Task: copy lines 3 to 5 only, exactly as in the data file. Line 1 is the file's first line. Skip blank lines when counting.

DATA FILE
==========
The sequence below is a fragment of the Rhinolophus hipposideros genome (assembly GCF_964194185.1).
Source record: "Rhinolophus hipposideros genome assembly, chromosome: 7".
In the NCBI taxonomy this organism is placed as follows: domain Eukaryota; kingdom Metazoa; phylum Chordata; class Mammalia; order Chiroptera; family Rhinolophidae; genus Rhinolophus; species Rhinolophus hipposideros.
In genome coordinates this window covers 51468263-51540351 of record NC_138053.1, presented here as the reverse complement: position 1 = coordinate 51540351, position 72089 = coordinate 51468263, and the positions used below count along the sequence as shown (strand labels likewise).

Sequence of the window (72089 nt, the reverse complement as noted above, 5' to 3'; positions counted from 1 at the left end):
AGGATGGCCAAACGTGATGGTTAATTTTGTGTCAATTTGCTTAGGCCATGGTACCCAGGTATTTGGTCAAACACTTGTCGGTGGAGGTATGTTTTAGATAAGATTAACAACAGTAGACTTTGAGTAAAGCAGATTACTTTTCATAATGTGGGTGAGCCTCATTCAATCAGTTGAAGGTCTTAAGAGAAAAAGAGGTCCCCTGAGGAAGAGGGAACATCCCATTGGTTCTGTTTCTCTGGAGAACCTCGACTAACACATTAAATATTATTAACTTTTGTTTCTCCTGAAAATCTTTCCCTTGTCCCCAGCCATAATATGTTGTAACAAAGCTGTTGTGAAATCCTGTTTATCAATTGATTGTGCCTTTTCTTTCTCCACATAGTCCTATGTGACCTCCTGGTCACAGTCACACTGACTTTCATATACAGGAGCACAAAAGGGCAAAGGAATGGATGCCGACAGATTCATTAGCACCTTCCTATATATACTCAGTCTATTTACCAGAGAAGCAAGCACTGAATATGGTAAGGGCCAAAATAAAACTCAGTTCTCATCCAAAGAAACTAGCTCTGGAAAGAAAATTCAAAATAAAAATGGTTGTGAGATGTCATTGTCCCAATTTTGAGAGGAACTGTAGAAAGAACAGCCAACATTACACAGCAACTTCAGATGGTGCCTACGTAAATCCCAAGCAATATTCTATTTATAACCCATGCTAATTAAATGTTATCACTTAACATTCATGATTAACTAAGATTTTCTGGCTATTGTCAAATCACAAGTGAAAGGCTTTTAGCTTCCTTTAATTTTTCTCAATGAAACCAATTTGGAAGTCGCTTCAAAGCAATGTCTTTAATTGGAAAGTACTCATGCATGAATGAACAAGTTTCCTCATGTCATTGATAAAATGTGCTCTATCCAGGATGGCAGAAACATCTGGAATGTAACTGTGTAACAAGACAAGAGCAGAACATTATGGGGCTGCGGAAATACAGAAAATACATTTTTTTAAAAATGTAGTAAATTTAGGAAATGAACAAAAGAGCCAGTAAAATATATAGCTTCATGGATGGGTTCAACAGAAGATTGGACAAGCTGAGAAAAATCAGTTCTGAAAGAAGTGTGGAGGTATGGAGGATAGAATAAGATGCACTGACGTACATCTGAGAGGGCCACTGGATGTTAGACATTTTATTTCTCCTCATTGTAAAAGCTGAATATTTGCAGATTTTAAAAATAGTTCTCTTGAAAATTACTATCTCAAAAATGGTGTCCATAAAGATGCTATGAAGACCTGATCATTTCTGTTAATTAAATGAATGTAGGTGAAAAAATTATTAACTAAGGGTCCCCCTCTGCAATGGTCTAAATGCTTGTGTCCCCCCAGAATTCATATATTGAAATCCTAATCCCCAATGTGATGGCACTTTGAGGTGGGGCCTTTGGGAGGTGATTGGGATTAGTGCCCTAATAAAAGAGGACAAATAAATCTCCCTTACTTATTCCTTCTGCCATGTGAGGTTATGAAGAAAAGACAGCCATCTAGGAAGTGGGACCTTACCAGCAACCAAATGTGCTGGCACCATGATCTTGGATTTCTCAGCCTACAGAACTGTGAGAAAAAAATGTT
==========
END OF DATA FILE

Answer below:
In the NCBI taxonomy this organism is placed as follows: domain Eukaryota; kingdom Metazoa; phylum Chordata; class Mammalia; order Chiroptera; family Rhinolophidae; genus Rhinolophus; species Rhinolophus hipposideros.
In genome coordinates this window covers 51468263-51540351 of record NC_138053.1, presented here as the reverse complement: position 1 = coordinate 51540351, position 72089 = coordinate 51468263, and the positions used below count along the sequence as shown (strand labels likewise).

Sequence of the window (72089 nt, the reverse complement as noted above, 5' to 3'; positions counted from 1 at the left end):